Reusable water bottles are environmentally friendly, save you money and keep you hydrated. What's not to love? Well, if you haven't been cleaning it regularly... then the flourishing colony bacteria growing all over your bottle. Like dinner plates, coffee mugs, salad bowls, wine glasses, and anything else you eat or drink from, you should clean your reusable water bottles regularly.
Specialists recommend washing your water bottle every day and after every use. Bacteria thrive in moist, dark environments; even trace amounts of water are enough for bacteria to develop and anyone who does regular cleanings of their bottles, whether they're plastic bottles or metal bottles, knows that it can be a hassle.
Why Should You Clean Your Water Bottle Regularly?
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Before stumbling upon this enlightening article, you may have thought that regularly cleaning your stainless steel water bottles or plastic water bottles was overkill. After all, it's only water. You refill and rinse your reusable bottles all the time, never leaving standing water in it for a long time. That's pretty much the same as washing it in soapy water, isn't it? As it turns out, rinsing and washing your water bottle effectively are two very different things.
Bacteria like to reside in damp and dark places, which makes the partially empty water bottle at the bottom of your gym bag an ideal breeding ground. During a recent study, researchers found an average of 300,000 bacteria cells per square inch in water bottles after one week without cleaning.
To give you some perspective, here are the average bacteria counts of other household items we bet you wouldn't want to drink from:
Toothbrush holder: 331,848 bacteria cells per square inch Dog's water bowl: 47,383 bacteria cells per square inch Kitchen sink: 3,191 bacteria cells per square inch
Most of this bacteria non-pathogenic and totally harmless, experts say. But even if it's not making you sick, it is kinda gross.
What types of water bottle should you buy?
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The same study we referenced above showed some bottle styles are more conducive to bacteria growth that others--something to keep in mind when purchasing a new bottle.
It doesn't necessarily deal with the material of your reusable bottles. Glass bottles grew bacteria, plastic ones grew bacteria, opaque travel mugs, and aluminum bottles, too. What a cleaning expert wants us to take away from this is that bacteria will grow wherever it pleases.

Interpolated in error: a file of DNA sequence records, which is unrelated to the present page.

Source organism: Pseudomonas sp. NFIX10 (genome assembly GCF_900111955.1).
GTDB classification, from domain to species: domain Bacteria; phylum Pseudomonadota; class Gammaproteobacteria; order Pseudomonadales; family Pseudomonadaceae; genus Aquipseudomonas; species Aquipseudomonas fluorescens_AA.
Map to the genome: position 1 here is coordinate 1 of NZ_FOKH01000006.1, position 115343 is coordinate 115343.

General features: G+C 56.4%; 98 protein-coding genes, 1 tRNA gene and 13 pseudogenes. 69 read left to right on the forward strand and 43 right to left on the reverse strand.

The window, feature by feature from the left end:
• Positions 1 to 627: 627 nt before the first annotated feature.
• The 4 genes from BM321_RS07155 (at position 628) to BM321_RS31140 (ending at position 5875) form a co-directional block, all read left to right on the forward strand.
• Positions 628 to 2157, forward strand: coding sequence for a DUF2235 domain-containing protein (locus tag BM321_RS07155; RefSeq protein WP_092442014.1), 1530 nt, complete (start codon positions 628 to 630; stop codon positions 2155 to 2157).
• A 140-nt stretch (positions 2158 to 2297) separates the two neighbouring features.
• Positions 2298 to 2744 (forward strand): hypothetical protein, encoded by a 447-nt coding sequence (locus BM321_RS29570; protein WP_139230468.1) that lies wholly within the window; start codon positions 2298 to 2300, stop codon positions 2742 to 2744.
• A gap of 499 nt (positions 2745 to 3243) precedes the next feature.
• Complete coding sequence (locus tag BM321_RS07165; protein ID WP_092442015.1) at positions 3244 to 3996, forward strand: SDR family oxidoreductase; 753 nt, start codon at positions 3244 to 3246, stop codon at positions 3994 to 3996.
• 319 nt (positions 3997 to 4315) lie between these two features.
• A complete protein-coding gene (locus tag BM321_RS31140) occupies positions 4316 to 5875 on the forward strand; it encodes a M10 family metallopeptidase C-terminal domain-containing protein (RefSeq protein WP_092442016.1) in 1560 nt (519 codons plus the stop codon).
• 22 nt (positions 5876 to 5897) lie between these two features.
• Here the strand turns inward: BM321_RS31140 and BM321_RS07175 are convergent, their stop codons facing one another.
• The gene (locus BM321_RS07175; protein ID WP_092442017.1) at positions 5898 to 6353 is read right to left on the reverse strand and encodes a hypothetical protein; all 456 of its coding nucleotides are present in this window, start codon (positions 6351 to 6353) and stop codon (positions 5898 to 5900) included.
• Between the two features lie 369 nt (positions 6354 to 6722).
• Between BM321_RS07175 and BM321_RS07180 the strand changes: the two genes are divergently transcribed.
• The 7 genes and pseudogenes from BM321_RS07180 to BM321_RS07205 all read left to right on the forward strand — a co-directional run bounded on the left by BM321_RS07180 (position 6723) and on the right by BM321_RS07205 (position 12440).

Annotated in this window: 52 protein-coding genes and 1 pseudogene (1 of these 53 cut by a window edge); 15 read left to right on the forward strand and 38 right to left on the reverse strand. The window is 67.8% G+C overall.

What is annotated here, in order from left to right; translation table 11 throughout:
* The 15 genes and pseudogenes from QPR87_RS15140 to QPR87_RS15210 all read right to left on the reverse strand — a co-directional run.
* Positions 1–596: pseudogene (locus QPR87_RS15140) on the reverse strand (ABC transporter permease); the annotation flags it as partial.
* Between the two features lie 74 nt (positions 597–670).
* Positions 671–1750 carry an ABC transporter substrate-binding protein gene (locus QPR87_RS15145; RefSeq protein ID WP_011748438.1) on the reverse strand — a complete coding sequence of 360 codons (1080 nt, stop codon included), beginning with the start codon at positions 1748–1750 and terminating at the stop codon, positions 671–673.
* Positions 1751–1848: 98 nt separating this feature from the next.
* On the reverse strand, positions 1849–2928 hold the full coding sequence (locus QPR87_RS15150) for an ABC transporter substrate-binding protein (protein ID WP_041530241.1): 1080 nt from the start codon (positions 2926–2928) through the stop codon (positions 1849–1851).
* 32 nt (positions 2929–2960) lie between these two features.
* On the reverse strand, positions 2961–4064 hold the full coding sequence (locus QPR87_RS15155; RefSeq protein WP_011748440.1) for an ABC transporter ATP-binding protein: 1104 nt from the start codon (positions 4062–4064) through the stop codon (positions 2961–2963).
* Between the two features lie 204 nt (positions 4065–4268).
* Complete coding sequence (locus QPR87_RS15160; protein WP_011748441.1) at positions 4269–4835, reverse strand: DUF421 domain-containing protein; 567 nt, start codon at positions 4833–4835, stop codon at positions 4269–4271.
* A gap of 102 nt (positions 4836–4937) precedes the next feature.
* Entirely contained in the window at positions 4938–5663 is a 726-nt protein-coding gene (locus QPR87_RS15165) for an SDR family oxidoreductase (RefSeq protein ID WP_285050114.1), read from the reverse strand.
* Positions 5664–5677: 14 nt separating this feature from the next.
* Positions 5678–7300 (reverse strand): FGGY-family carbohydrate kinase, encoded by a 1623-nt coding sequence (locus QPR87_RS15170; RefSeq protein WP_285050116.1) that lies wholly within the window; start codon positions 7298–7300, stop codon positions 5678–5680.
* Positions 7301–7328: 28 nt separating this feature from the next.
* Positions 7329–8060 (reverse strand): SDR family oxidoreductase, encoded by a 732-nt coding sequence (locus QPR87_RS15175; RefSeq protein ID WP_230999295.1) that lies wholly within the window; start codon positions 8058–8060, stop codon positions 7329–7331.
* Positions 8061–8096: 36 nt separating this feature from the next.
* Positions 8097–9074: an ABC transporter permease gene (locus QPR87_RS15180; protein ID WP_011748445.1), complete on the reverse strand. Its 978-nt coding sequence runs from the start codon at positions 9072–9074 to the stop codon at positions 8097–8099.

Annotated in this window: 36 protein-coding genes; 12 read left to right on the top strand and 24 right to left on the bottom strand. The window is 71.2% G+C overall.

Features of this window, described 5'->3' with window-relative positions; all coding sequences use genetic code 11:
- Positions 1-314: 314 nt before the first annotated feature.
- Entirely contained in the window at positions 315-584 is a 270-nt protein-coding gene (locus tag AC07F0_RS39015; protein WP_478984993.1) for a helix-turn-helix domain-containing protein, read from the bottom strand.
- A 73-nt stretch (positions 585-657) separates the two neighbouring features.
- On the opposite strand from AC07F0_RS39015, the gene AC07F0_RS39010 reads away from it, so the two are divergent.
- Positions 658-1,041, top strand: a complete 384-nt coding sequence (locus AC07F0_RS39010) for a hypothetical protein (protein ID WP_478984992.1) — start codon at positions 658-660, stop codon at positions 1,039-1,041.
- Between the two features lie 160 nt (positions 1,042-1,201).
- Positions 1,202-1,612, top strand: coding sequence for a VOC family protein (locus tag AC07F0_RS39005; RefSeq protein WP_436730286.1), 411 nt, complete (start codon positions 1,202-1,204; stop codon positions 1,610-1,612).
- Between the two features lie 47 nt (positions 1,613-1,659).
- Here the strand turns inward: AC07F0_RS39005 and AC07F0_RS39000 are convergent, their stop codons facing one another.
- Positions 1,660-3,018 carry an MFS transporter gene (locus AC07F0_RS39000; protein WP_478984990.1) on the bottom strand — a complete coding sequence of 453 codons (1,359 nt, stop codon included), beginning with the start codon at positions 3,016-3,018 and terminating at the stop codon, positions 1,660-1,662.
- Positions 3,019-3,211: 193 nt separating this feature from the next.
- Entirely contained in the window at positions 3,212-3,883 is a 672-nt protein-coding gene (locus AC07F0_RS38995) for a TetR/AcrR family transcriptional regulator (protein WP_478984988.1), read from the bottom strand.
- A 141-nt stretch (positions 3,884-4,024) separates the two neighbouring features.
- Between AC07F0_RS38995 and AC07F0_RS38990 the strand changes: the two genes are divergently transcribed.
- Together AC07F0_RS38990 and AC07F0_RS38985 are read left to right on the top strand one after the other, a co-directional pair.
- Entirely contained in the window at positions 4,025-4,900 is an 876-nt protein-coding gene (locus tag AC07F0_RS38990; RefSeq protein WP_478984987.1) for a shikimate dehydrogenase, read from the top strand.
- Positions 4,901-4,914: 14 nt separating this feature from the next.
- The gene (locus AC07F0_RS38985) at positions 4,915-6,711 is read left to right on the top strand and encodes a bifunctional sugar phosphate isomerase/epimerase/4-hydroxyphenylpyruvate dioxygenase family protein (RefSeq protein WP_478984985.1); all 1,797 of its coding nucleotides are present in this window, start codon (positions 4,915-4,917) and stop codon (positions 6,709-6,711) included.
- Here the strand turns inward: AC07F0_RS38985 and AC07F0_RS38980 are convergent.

After one week of not being cleaned, these water bottles had the fewest bacteria cells per square inch:
Slide top water bottle: 933,340 bacteria cells per square inch Squeeze top water bottle: 161,971 bacteria cells per square inch Screwtop water bottle: 159,060bacteria cells per square inch Straw top water bottle: 25.4 bacteria cells per square inch
Notably, the study found that straw top bottles kept cleanest. After a week of not being cleaned, straw top water bottles had a dramatically lower bacteria count on average--only 25.4 per square inch, compared to the hundreds of thousands found in other varieties of water bottles.
How Should You Clean Your Water Bottle?
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To banish bacteria like a water bottle-cleaning whizz, here are some powerful cleaning methods.
With good old fashioned soap and water.
Cleaning your bottle with warm water and soap every night is effective, easy, and cheap. We recommend cleaning in the evening so your bottle can air-dry overnight.
With white vinegar.
Fill your bottle with a 1/5 white vinegar and 4/5 water mix. Let it sit overnight and rinse thoroughly in the morning with hot water. To ensure you end up with a truly clean bottle, you can add a dash of baking soda.
Run the dishwasher.
If you've got a dishwasher-safe bottle, throw it in with the dishes whenever you're running a load.
Buy a special kit.
Purchase a dedicated bottle-cleaning kit. This kit includes a long bottle brush for getting into hard-to-reach grooves or contours in your bottle. You can also buy special cleaning tablets designed to clean your bottle quickly with a few shakes.
Ultimately, regardless of how you clean it, ensuring your water bottle dries completely before you refill it is always the most important step. Try using two or three water bottles in a rotation to ensure each has time to be thoroughly cleaned.
This post was originally published on September 7, 2018.
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The post How Often Should You Clean Your Reusable Water Bottle? appeared first on Wide Open Eats.
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